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It is a cognate because English was originally a Germanic language and
it is the same term in both.  It did not appear in English by accident
and it was not borrowed; it is just the Anglo-Saxon term.  In
Anglo-Saxon "man" did mean "adult human."  Now its primary meaning is
"adult male."  Check the OED.

And it is not "das Mann"; it is "der Mann" or it is "man" if you mean
the impersonal pronoun.  Gender is often arbitrary in German but
sometimes it is connected.  In English the word "man" has been
historically used however it was most convenient.   No one says "my
sister is a lovely man."  And "all men are created equal" did not mean
women could vote or own property.  

It doesn't matter if you buy it or not; it is in the language, not in
you.  Gender does not refer just to words in languages that have
gendered nouns.  Grammatical gender is not the same as the term in
culture, where it refers to socially defined roles, and it is now
specifically distinguished from "sex."  It has long been recognized that
what are called "masculine" and "feminine" characteristics do not
necessarily match genetic sex difference.  That is a very long-term
meaning and is no more up to you to choose or not than it is up to you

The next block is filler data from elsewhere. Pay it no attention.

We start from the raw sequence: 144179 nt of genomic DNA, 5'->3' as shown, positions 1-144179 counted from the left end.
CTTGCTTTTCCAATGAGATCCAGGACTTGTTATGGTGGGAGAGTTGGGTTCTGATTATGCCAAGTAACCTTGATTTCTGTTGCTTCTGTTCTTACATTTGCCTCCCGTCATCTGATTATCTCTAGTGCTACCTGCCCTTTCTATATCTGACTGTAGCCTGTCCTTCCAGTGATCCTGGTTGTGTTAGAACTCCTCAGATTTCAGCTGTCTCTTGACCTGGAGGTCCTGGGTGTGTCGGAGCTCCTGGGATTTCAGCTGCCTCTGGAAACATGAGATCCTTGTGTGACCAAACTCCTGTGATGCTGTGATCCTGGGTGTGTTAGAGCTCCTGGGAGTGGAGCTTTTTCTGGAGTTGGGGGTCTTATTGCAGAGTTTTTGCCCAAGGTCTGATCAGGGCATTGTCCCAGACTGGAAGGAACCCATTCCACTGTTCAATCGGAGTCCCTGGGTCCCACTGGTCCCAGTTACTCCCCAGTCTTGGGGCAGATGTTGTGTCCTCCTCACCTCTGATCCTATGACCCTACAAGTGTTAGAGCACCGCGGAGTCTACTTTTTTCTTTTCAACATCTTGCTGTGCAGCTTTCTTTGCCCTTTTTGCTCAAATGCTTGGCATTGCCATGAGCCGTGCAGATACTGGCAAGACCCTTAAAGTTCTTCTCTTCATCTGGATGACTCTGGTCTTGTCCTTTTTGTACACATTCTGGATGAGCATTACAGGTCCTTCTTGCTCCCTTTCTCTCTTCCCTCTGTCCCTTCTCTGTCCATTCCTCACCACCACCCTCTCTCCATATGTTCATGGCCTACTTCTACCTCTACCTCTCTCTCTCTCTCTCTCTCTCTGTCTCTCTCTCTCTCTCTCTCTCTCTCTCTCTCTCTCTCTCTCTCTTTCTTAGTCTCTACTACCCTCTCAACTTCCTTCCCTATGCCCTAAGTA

to decide whether "cow" refers to a four-legged domestic farm animal
from which we get milk and beef or a red cloud in the sky.  Words have
arbitrary meanings but they are not individual choices.

All this is just easily accessible information in dictionaries and
linguistics, not me. 
Nancy

>>> Peter Montgomery <[log in to unmask]> 07/11/07 12:17 AM >>>
Just because the englsh MAN is a cognate of the german MANN
does not mean that the German word carries any of the same meanings
or connotations. In German Das Mann, as I take it, means HUMAN.
The word with sexual dimension is MENSCH.

Using the word GENDER here is very confusing. Strcitly
speaking, gender is an attribute of words -- words can be male,
female, neuter. People are indeified by sex, male or female.

I know that the politically correct police have tried to coopt
gender for various power and control porpoises, but I for
one am not buying it.

Cheers,
Peter
----- Original Message ----- 
From: "Charles McElwain" <[log in to unmask]>
To: <[log in to unmask]>
Sent: Tuesday, July 10, 2007 5:17 PM
Subject: Re: a Jeremiah ...?


> I'm not sure why you refer to the German impersonal "you" as
> "annoyingly gendered".
>
> At least in German, what is commonly - and annoyingly - used in
> English as "man" becomes "*Das* Mann" - *neuter* gender.
>
> My own prejudices were surprised when I expected "Der Mann", and
> learned "Das Mann".
>
> :-)
>
> Charles
>
> At 12:36 PM -0400 7/10/07, Nancy Gish wrote:
> >But that is Diana's point:  in German the impersonal "you" would be
> >written as "Mann":  annoyingly gendered but accurate.  I am not sure
it
> >matters that he chose the "you" but "one" is a bit stuffy in a
> >conversation.  In any case, according to Valerie Eliot, "his
description
> >of the sledding, for example, was taken verbatim from a conversation
he
> >had with this niece and confidant of the Austrian Empress Elizabeth."
> >
> >Eliot was staying in Germany and spoke German, but she may well have
> >spoken English.  So it is not clear whether or not Marie simply said
> >"you."
> >
> >Nancy
> >
>
>
> -- 
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5:44 PM
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>